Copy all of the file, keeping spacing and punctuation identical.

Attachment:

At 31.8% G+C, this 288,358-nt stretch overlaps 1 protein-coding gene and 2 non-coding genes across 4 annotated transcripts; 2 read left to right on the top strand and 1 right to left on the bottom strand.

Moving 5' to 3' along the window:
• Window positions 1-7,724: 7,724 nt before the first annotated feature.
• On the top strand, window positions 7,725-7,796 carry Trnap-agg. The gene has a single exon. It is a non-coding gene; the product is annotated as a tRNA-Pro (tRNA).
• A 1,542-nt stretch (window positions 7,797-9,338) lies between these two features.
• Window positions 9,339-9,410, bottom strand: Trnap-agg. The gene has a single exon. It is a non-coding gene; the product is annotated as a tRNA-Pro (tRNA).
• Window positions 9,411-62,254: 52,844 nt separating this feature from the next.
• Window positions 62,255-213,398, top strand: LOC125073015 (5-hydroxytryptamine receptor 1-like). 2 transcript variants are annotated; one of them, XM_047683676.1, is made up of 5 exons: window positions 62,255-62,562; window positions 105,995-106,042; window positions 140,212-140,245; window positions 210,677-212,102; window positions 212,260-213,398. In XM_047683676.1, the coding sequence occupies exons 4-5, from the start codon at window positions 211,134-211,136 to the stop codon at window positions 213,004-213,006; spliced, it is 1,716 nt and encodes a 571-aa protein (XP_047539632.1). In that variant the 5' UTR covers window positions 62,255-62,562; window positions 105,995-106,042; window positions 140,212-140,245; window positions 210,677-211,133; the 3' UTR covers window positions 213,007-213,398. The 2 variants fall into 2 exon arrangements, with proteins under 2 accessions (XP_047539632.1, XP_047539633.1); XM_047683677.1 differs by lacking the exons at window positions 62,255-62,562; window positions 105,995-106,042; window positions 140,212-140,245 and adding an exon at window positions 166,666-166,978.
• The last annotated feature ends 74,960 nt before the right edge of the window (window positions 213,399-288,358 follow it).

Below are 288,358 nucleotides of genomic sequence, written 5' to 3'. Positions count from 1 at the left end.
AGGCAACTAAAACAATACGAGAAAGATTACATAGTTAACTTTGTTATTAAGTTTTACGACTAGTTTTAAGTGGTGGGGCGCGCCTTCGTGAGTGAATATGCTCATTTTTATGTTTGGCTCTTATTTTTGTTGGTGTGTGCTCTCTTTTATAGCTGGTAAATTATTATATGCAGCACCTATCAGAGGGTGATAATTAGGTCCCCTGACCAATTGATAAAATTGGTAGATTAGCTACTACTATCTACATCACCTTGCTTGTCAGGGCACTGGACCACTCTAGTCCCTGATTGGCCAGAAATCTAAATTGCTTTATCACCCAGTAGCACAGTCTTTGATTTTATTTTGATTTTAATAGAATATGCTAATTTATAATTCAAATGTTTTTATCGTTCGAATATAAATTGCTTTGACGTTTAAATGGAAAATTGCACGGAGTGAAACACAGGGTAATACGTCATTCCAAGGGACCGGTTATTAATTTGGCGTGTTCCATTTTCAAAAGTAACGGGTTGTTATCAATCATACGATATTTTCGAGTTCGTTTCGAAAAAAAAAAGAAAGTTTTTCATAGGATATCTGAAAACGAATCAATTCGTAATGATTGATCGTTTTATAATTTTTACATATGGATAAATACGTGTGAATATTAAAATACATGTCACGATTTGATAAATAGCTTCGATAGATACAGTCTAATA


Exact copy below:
At 31.8% G+C, this 288,358-nt stretch overlaps 1 protein-coding gene and 2 non-coding genes across 4 annotated transcripts; 2 read left to right on the top strand and 1 right to left on the bottom strand.

Moving 5' to 3' along the window:
• Window positions 1-7,724: 7,724 nt before the first annotated feature.
• On the top strand, window positions 7,725-7,796 carry Trnap-agg. The gene has a single exon. It is a non-coding gene; the product is annotated as a tRNA-Pro (tRNA).
• A 1,542-nt stretch (window positions 7,797-9,338) lies between these two features.
• Window positions 9,339-9,410, bottom strand: Trnap-agg. The gene has a single exon. It is a non-coding gene; the product is annotated as a tRNA-Pro (tRNA).
• Window positions 9,411-62,254: 52,844 nt separating this feature from the next.
• Window positions 62,255-213,398, top strand: LOC125073015 (5-hydroxytryptamine receptor 1-like). 2 transcript variants are annotated; one of them, XM_047683676.1, is made up of 5 exons: window positions 62,255-62,562; window positions 105,995-106,042; window positions 140,212-140,245; window positions 210,677-212,102; window positions 212,260-213,398. In XM_047683676.1, the coding sequence occupies exons 4-5, from the start codon at window positions 211,134-211,136 to the stop codon at window positions 213,004-213,006; spliced, it is 1,716 nt and encodes a 571-aa protein (XP_047539632.1). In that variant the 5' UTR covers window positions 62,255-62,562; window positions 105,995-106,042; window positions 140,212-140,245; window positions 210,677-211,133; the 3' UTR covers window positions 213,007-213,398. The 2 variants fall into 2 exon arrangements, with proteins under 2 accessions (XP_047539632.1, XP_047539633.1); XM_047683677.1 differs by lacking the exons at window positions 62,255-62,562; window positions 105,995-106,042; window positions 140,212-140,245 and adding an exon at window positions 166,666-166,978.
• The last annotated feature ends 74,960 nt before the right edge of the window (window positions 213,399-288,358 follow it).

Below are 288,358 nucleotides of genomic sequence, written 5' to 3'. Positions count from 1 at the left end.
AGGCAACTAAAACAATACGAGAAAGATTACATAGTTAACTTTGTTATTAAGTTTTACGACTAGTTTTAAGTGGTGGGGCGCGCCTTCGTGAGTGAATATGCTCATTTTTATGTTTGGCTCTTATTTTTGTTGGTGTGTGCTCTCTTTTATAGCTGGTAAATTATTATATGCAGCACCTATCAGAGGGTGATAATTAGGTCCCCTGACCAATTGATAAAATTGGTAGATTAGCTACTACTATCTACATCACCTTGCTTGTCAGGGCACTGGACCACTCTAGTCCCTGATTGGCCAGAAATCTAAATTGCTTTATCACCCAGTAGCACAGTCTTTGATTTTATTTTGATTTTAATAGAATATGCTAATTTATAATTCAAATGTTTTTATCGTTCGAATATAAATTGCTTTGACGTTTAAATGGAAAATTGCACGGAGTGAAACACAGGGTAATACGTCATTCCAAGGGACCGGTTATTAATTTGGCGTGTTCCATTTTCAAAAGTAACGGGTTGTTATCAATCATACGATATTTTCGAGTTCGTTTCGAAAAAAAAAAGAAAGTTTTTCATAGGATATCTGAAAACGAATCAATTCGTAATGATTGATCGTTTTATAATTTTTACATATGGATAAATACGTGTGAATATTAAAATACATGTCACGATTTGATAAATAGCTTCGATAGATACAGTCTAATA